Glycolic is ideal for really any age (prevention is key!) and aids in cellular turnover to achieve that coveted glow. 


Salicylic acid is part of the BHA family and is a well-known acne zapper. It’s naturally occurring from the bark of willow trees. 

Salicylic acid differs from the AHAs as it is oil-soluble, meaning that it is able to penetrate through oil and breakdown the sebum and congestion in your pores. In addition to creating a breathable pore environment, it is anti-inflammatory and helps reduce redness and puffiness. 

This acid is ideal for skin types struggling with acne, oiliness, and whiteheads/blackheads. You can commonly find it in over the counter acne treatments at a 2% concentration. Higher concentrations are used in the peels for a much more effective treatment. 

And if you’re one of the lucky ones that don’t struggle frequently with acne, it still has a great overall toning and brightening effects along with its anti-inflammatory properties. 


Trichloroacetic acid is a derivative of acetic acid (vinegar). 

Used for acne scars, pigment correction, and texture issues it is a medium depth peel that penetrates deeper into the skin than the aforementioned peels. 

It’s best suited for those with advanced hyperpigmentation or deeper lines as it damages a deeper layer of the skin for renewed and refreshed skin texture. If you do a TCA peel at home it’s vital to remember that you need to start slow. Because it’s able to get into the deeper dermal layers of your skin, you don’t want to overdo it because you can risk burning or scarring yourself.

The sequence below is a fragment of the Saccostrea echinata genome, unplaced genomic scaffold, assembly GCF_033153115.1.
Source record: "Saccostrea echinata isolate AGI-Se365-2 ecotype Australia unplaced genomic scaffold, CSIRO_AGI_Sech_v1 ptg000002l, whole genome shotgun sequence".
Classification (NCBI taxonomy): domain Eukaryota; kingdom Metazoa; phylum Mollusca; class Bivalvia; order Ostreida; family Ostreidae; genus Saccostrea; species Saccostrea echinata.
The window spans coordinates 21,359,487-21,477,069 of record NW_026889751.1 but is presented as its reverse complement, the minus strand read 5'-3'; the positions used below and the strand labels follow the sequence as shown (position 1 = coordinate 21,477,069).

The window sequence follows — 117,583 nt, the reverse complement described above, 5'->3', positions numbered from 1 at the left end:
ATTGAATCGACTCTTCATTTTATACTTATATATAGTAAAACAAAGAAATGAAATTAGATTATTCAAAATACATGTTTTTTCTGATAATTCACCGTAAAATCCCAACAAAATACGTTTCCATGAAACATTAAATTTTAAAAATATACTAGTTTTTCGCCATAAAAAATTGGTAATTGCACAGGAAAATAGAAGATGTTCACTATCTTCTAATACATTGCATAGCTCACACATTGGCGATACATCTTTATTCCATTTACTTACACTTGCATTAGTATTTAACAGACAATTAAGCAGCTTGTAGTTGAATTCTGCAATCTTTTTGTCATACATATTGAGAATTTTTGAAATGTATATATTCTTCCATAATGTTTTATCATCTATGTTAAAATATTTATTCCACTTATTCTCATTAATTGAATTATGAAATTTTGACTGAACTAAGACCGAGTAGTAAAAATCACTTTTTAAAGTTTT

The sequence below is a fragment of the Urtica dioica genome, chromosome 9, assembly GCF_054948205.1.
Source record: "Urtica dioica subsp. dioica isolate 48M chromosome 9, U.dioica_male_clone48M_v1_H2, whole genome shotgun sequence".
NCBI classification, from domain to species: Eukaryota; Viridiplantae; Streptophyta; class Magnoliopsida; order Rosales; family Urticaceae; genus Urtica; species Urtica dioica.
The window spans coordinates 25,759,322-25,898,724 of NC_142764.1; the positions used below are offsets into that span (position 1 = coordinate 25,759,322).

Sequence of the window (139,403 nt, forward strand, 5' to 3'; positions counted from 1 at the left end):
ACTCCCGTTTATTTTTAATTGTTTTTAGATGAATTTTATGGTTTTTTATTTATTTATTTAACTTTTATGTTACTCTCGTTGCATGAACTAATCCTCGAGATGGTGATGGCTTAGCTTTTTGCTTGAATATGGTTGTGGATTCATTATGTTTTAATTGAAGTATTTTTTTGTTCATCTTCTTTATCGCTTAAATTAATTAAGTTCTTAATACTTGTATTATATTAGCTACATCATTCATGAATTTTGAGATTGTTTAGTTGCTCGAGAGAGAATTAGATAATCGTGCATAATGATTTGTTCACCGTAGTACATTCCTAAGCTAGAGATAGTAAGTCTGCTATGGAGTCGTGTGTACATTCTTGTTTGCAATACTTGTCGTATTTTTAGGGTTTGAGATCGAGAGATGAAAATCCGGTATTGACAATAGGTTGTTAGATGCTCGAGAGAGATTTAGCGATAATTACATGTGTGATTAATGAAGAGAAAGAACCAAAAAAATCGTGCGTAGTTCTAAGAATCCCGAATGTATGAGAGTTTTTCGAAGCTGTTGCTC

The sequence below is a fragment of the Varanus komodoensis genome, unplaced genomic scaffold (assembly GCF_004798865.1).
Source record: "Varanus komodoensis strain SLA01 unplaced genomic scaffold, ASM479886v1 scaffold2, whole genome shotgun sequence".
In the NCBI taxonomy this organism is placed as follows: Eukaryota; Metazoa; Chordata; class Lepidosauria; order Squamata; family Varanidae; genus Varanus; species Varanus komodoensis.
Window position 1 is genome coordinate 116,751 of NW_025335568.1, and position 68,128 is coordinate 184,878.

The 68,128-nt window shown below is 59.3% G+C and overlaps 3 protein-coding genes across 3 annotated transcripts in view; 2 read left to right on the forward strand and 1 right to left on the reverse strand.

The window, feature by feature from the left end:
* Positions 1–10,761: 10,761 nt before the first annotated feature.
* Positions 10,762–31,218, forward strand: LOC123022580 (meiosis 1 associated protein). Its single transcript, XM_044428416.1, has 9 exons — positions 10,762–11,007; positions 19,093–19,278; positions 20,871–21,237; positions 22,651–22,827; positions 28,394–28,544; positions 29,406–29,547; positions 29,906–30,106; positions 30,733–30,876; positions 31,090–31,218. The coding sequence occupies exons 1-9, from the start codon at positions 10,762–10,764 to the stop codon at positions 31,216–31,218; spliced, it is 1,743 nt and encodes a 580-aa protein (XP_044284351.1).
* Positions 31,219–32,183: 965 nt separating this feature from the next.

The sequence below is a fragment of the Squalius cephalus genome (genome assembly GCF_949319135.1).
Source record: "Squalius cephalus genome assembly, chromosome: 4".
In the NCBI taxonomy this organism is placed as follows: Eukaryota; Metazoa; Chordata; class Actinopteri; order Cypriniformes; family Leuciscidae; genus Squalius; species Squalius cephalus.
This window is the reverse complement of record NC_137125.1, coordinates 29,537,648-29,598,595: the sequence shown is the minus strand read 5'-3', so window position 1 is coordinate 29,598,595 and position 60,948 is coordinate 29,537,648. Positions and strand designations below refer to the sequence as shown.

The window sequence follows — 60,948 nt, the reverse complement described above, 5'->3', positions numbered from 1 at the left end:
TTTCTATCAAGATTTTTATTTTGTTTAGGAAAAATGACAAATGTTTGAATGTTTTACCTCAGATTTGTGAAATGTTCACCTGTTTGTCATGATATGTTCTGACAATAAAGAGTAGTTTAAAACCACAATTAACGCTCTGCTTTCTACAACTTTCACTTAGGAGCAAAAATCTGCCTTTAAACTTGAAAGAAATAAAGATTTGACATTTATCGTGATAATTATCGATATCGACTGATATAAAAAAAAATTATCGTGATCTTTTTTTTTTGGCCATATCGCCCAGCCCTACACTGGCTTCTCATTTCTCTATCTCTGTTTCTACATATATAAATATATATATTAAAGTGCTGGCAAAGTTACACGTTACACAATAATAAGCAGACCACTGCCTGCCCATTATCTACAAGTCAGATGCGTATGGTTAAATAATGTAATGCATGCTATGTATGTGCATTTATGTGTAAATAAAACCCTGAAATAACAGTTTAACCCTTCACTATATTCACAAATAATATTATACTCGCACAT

A slow and timed application can help you get the most out of the peel. TCA peels of higher concentrations should be administered by a professional. 

How to use it:

Each of these ingredients can be found in various products and concentrations. They’re often added to lotions and creams at a lower concentration for gentle, daily use. They are used in higher concentrations for their exfoliating and brightening properties in various cleansers, peels (at-home or dermatologist administered), or toners. 

All of the acids cause photosensitivity because as you slough away old skin the newer skin will be much more sensitive to sunlight. Because it is fresh it can be more prone to damage. Diligent SPF use is a must, and avoiding sun exposure for a few weeks after peeling is ideal, especially if it was a deeper peel. 

It’s important to incorporate the acids slowly at first and to try a patch test to make sure you’re not allergic to anything. Though some acids are gentler than others, it’s important to note that any acid can be irritating if used too frequently or at too high a concentration. With chemical peels, patience is extremely important. 

Starting slow will prevent burning or excessive irritation. Frequent use of acids with other active ingredients, such as retinol or other acids, can also cause dryness, flaking, or sensitivity. Starting with lower concentrations and with spaced use will allow for your skin to adjust to the new products. 

Exfoliation is a must for healthy, glowing skin. Adding in a chemical exfoliant can drastically help with continued use, and there are a plethora of options and products to choose from.